Monday, October 23 2017

VietNamNews

Gov’t seeks climate change breakthroughs

Update: September, 25/2017 - 09:52
More than 500 participants, including officials and experts from Việt Nam and overseas, are expected to attend the two-day conference on the Mekong Delta’s sustainable development amid adaptation to climate change held in Cần Thơ beginning Sept. 26. — Photo danviet.vn

HÀ NỘI — The biggest conference ever held on the Mekong Delta, occurring this week in Cần Thơ, is a chance for the Government to hear of breakthrough ideas on sustainable development in the southern region, which is greatly threatened by climate change, environment minister Trần Hồng Hà said yesterday.

More than 500 participants, including officials and experts from Việt Nam and overseas, are expected to attend the two-day conference on the Mekong Delta’s sustainable development amid adaptation to climate change held in Cần Thơ beginning Sept. 26.

Prime Minister Nguyễn Xuân Phúc and two deputy prime ministers Vương Đình Huệ and Trịnh Đình Dũng will attend the event.

In an interview with the Government online news service, Minister of Natural Resources and Environment Trần Hồng Hà said that the upcoming conference would hopefully help the Government identify ways to reform agriculture in the Mekong Delta over the long term, looking towards 2100, and develop proactive measures to address “irreversible trends and changes in the natural environment.”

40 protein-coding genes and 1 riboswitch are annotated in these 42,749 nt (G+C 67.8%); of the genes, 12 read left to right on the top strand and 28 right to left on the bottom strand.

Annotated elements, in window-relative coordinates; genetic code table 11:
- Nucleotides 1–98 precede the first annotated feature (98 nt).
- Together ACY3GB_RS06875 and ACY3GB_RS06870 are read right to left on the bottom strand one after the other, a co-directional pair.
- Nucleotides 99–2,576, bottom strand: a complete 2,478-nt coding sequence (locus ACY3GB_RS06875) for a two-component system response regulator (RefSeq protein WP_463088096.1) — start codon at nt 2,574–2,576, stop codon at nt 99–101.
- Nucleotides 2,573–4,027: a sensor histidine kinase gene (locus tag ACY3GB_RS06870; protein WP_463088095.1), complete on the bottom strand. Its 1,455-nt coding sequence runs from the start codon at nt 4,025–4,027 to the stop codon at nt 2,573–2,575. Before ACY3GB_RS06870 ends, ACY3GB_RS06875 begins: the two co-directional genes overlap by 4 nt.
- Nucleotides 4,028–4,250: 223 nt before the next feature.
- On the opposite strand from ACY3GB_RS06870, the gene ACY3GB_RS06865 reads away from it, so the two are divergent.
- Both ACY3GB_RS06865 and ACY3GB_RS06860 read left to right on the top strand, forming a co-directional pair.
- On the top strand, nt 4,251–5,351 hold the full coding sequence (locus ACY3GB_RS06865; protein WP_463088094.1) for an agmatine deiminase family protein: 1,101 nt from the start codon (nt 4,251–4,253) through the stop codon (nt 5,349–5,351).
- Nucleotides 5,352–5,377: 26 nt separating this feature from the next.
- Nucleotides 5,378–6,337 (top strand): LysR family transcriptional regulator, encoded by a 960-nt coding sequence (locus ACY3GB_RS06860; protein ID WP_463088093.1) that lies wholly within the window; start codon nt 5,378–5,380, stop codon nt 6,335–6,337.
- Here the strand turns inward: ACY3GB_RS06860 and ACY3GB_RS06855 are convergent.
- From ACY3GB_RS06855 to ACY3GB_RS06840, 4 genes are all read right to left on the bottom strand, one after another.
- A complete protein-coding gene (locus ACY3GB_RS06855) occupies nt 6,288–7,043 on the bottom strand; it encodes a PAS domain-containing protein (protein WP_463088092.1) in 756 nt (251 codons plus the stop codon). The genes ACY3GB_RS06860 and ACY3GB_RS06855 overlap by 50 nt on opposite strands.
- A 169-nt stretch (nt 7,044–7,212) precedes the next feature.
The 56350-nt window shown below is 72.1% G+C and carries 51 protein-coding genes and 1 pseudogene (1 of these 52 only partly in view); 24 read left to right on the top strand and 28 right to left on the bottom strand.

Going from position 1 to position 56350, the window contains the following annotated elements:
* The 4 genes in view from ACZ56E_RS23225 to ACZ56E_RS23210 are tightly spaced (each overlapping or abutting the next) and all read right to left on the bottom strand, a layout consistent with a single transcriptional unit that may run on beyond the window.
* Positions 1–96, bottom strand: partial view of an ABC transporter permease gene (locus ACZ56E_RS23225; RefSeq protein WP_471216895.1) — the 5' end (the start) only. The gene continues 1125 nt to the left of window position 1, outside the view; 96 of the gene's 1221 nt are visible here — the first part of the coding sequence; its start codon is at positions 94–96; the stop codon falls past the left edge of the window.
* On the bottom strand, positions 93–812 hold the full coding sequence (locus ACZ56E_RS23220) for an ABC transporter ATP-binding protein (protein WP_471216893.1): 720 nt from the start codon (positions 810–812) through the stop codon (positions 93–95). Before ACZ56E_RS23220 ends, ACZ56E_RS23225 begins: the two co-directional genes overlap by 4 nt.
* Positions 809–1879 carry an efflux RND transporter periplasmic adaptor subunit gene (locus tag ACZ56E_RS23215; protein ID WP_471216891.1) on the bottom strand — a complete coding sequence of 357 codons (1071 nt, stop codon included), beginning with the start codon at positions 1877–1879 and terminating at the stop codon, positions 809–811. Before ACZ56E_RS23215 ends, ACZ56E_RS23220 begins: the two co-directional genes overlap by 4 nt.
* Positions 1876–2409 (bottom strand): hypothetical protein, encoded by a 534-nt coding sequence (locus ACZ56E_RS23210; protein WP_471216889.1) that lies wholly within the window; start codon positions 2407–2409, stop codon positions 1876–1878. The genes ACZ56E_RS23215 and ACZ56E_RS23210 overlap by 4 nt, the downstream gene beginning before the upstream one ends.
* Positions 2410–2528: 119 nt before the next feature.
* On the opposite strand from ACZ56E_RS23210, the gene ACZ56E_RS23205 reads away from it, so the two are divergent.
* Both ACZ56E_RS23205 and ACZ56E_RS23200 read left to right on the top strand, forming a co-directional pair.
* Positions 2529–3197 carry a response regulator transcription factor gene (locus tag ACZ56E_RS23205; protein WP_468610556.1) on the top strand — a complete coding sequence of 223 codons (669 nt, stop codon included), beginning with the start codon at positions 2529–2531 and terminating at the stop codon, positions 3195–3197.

‘Survival challenge’

A severe drought and salinity invasion in the southern delta – the biggest rice-producing region in Việt Nam - last year gave the national agriculture sector a wake-up call on climate change’s threat to the region.

The record extreme weather affected 13 provinces in the region, causing water shortages for millions of people and caused the loss of some 800 trillion tonnes of rice.

The sediment the Mekong River constantly brings down to the delta – which is vital for its rice growing capability—decreased at a remarkably fast speed over a short time.

Statistics from the Mekong River Commission show that the river delivered up to 160 million tonnes of sediment to the delta in 1994, which was slashed by half to only about 75 million tonnes in 2014.

“In the time of climate change, the Mekong Delta is facing a survival challenge as its conventional development model is no longer suitable,” minister Hà said. “An unconnected planning and management policy, plus the impacts of climate change, gradually led to unsustainable development (of the region), making people’s lives insecure.”

Hà said Prime Minister Phúc requested that new ideas discussed at the upcoming conference are constructed with local residents playing the central role, to ensure stability in the lives of locals in the region.

The Government is expected to work on particular resolutions to realise new policies to be agreed at the conference. — VNS

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